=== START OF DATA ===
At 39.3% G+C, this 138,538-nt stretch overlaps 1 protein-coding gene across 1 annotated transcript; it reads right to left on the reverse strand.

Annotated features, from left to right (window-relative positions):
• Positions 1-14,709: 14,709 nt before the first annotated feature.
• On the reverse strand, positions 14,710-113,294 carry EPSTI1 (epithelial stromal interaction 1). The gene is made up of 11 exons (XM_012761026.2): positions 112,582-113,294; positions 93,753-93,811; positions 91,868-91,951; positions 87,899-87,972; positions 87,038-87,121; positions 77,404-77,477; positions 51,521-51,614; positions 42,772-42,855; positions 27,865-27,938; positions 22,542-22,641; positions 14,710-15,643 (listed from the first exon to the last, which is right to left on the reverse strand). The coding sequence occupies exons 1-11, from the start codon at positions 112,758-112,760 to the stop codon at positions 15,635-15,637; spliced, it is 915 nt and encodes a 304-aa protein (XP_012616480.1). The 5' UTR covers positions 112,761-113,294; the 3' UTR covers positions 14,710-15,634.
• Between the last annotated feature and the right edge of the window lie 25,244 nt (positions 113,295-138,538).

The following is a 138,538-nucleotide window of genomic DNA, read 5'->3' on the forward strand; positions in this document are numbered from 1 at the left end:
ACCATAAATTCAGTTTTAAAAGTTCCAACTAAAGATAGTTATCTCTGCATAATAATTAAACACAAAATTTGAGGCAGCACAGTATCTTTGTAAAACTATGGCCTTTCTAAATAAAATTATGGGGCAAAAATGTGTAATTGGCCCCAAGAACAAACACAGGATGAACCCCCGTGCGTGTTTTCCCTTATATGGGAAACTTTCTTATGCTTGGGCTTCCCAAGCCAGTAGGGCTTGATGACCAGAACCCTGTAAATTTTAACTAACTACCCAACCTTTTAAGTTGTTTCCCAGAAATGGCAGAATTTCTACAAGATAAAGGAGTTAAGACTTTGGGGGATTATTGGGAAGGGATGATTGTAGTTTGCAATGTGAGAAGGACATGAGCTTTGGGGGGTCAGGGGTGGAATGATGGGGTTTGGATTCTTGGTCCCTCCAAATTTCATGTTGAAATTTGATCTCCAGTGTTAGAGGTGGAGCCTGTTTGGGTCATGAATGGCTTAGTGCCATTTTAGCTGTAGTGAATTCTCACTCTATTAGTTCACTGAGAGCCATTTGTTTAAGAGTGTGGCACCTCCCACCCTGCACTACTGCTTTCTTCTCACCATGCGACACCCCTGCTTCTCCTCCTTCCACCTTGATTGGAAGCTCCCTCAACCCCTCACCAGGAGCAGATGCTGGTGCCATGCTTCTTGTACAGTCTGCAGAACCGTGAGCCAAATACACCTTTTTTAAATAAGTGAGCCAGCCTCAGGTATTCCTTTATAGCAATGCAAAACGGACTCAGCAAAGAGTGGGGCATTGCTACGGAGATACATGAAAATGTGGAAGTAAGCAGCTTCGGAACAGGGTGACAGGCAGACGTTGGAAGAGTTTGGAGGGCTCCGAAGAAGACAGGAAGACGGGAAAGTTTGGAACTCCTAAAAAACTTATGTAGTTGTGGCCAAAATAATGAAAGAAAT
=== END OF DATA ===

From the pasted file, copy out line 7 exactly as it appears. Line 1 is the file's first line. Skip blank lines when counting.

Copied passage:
ACCATAAATTCAGTTTTAAAAGTTCCAACTAAAGATAGTTATCTCTGCATAATAATTAAACACAAAATTTGAGGCAGCACAGTATCTTTGTAAAACTATGGCCTTTCTAAATAAAATTATGGGGCAAAAATGTGTAATTGGCCCCAAGAACAAACACAGGATGAACCCCCGTGCGTGTTTTCCCTTATATGGGAAACTTTCTTATGCTTGGGCTTCCCAAGCCAGTAGGGCTTGATGACCAGAACCCTGTAAATTTTAACTAACTACCCAACCTTTTAAGTTGTTTCCCAGAAATGGCAGAATTTCTACAAGATAAAGGAGTTAAGACTTTGGGGGATTATTGGGAAGGGATGATTGTAGTTTGCAATGTGAGAAGGACATGAGCTTTGGGGGGTCAGGGGTGGAATGATGGGGTTTGGATTCTTGGTCCCTCCAAATTTCATGTTGAAATTTGATCTCCAGTGTTAGAGGTGGAGCCTGTTTGGGTCATGAATGGCTTAGTGCCATTTTAGCTGTAGTGAATTCTCACTCTATTAGTTCACTGAGAGCCATTTGTTTAAGAGTGTGGCACCTCCCACCCTGCACTACTGCTTTCTTCTCACCATGCGACACCCCTGCTTCTCCTCCTTCCACCTTGATTGGAAGCTCCCTCAACCCCTCACCAGGAGCAGATGCTGGTGCCATGCTTCTTGTACAGTCTGCAGAACCGTGAGCCAAATACACCTTTTTTAAATAAGTGAGCCAGCCTCAGGTATTCCTTTATAGCAATGCAAAACGGACTCAGCAAAGAGTGGGGCATTGCTACGGAGATACATGAAAATGTGGAAGTAAGCAGCTTCGGAACAGGGTGACAGGCAGACGTTGGAAGAGTTTGGAGGGCTCCGAAGAAGACAGGAAGACGGGAAAGTTTGGAACTCCTAAAAAACTTATGTAGTTGTGGCCAAAATAATGAAAGAAAT